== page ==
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Best Practices for Teaching Remotely

With the barrage of information regarding remote instruction comes information overload! Express English 412 made a quick, comprehensive guide for instructors adjusting and/or adapting to teaching remotely. This guide was created by an educator who has taught in-person and online language courses and sees the benefit (and drawbacks) of both.


A list of links to the sources consulted is at the bottom of this post.


General guidelines for adapting your class for remote instruction


Compared with face-to-face lessons, online instruction provides opportunities for different modes of instruction. However, having more options does not always make things easier. You will need to revisit your learning objectives and determine what sort of access to technology your students have before deciding the mode of instruction and what technologies to use for your lessons.


Synchronous instruction is interactive, happens at a scheduled time, and is best implemented with audio or video conferencing and other web-based technologies like VoiceThread or chats. This mode of instruction is better for smaller, discussion-based contexts. Synchronous lessons help to create a Community of Inquiry; however, with students in different time zones, juggling working from home and/or caregiving responsibilities, it might prove difficult to find a good time for all of your class to meet. Furthermore, another consideration for synchronous instruction are bandwidth issues, which is necessary to think about before requiring students to share video on online video platforms like Zoom.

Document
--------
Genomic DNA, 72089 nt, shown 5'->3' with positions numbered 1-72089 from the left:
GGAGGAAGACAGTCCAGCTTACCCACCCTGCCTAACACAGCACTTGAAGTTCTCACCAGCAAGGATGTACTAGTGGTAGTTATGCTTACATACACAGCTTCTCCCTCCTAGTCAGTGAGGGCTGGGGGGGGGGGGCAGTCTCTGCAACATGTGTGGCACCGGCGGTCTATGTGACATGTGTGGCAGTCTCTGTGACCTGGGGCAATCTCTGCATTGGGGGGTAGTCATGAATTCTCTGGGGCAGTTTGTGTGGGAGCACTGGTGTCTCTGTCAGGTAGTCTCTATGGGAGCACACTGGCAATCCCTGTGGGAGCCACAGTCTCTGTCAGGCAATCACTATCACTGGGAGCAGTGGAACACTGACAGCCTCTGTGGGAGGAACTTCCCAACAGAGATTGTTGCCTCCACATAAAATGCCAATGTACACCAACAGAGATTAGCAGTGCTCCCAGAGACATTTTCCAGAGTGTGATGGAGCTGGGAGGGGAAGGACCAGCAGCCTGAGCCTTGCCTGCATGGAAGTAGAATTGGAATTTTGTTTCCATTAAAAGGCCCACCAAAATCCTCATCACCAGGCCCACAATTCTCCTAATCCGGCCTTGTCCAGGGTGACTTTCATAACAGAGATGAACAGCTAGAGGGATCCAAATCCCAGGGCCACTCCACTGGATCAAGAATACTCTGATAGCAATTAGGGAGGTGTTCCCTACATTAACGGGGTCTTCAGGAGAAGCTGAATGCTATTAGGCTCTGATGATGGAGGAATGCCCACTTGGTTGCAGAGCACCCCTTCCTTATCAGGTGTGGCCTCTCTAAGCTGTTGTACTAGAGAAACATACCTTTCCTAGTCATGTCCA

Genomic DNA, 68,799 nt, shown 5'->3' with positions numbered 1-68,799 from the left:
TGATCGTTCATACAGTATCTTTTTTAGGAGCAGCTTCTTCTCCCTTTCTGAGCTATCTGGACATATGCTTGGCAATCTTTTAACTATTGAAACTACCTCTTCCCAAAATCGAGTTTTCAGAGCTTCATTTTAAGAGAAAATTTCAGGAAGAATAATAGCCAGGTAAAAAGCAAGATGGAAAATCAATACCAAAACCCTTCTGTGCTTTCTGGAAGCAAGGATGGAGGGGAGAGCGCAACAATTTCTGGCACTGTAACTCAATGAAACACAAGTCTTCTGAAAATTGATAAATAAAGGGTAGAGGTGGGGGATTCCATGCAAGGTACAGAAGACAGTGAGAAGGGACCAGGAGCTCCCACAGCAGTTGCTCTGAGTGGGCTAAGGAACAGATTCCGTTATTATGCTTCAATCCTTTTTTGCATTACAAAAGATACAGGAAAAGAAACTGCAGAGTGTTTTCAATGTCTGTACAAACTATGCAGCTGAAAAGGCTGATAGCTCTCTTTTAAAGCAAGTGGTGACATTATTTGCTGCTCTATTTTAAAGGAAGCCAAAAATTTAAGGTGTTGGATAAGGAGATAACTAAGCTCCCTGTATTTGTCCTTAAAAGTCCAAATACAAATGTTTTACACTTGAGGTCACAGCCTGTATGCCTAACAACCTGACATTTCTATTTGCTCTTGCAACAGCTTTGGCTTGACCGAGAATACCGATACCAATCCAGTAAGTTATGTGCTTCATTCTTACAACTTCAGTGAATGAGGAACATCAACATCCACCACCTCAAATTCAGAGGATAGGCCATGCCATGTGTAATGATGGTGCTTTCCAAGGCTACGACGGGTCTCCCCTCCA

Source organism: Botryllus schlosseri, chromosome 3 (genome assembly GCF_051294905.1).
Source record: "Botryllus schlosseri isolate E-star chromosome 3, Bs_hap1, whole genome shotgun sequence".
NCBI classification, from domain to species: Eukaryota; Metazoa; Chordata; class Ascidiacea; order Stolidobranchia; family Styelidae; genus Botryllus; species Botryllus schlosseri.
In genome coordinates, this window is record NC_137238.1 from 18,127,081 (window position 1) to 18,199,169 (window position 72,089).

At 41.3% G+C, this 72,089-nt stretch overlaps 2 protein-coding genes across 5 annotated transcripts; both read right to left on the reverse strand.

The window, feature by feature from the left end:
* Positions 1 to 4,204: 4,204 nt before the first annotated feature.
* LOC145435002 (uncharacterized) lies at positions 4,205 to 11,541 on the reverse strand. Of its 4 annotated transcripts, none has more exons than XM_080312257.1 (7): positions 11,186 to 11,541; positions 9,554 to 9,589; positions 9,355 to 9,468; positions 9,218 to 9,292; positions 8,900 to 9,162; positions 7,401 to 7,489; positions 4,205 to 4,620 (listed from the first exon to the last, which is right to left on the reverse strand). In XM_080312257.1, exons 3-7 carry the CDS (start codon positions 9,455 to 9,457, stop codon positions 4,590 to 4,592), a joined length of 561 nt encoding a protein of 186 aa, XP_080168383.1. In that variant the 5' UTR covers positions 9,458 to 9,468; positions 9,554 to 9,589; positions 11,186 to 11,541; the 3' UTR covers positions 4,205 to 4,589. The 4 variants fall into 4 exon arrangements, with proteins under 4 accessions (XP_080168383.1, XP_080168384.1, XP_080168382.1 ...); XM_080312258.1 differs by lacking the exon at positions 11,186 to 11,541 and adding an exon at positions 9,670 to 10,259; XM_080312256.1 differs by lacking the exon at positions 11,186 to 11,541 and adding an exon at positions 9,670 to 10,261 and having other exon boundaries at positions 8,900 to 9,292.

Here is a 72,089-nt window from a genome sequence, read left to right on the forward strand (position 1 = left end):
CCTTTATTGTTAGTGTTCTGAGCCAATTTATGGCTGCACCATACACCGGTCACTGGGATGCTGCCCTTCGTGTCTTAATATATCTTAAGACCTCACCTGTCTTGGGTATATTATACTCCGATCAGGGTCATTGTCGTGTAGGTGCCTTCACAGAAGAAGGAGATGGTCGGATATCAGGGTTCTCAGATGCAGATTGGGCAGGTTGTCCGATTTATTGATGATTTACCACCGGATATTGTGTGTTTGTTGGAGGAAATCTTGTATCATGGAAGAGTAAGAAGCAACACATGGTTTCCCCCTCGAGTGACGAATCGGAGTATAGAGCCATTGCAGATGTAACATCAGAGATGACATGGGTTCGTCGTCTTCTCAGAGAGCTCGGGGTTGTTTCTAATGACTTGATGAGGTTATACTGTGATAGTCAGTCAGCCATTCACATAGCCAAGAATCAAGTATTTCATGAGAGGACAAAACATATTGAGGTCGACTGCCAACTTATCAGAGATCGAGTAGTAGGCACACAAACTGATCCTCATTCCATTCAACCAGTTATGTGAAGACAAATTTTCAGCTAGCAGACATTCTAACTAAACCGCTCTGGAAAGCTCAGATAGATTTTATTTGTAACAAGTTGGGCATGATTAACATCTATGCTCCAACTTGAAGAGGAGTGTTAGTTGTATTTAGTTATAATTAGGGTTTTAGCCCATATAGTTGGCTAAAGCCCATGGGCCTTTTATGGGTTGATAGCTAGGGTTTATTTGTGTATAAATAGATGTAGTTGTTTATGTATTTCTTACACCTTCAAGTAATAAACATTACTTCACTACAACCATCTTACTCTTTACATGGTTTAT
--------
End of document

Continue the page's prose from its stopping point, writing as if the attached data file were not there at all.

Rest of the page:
Asynchronous content, on the other hand, provides opportunities for more independent work and is suited for larger, lecture-based classes. Discussion boards and video lectures or voiced-over PowerPoint presentations can all be utilized for asynchronous content. Asynchronous instruction, if organized effectively, can provide a great opportunity for group collaboration on a large project.


Online instruction does not have to be an either/or—instructors should be encouraged to select elements from each that help meet their course’s learning objectives.

Adapting assignments & assessments for online



Keep it simple. Provide clear instructions for assignments and exams and limit them to a few tasks or question types.



Create longer, student-driven projects. Long-term tasks that give students autonomy, checkpoints and established deadlines allows for simple instruction and student ownership for their work. Students will be more engaged in material that they have more control over. What’s more, this type of assignment provides opportunities for student interaction as they can update their classmates on the progress they have made or the hurdles they have encountered when working on their projects.



Recognize learning objectives can be demonstrated in various ways. Reevaluate your learning objectives and determine what sort of learning or skill they are asking of students. Ask yourself which tasks or activities would allow students the chance to demonstrate acquisition of those objectives. Then, figure out what of those tasks or activities could be performed virtually.


If you are worried about academic integrity, you can make the exams available for a limited amount of time. Also, you can choose to make your assessments open book and include question types like: short answer questions with required citations, reflection responses, or real-world case studies or applications.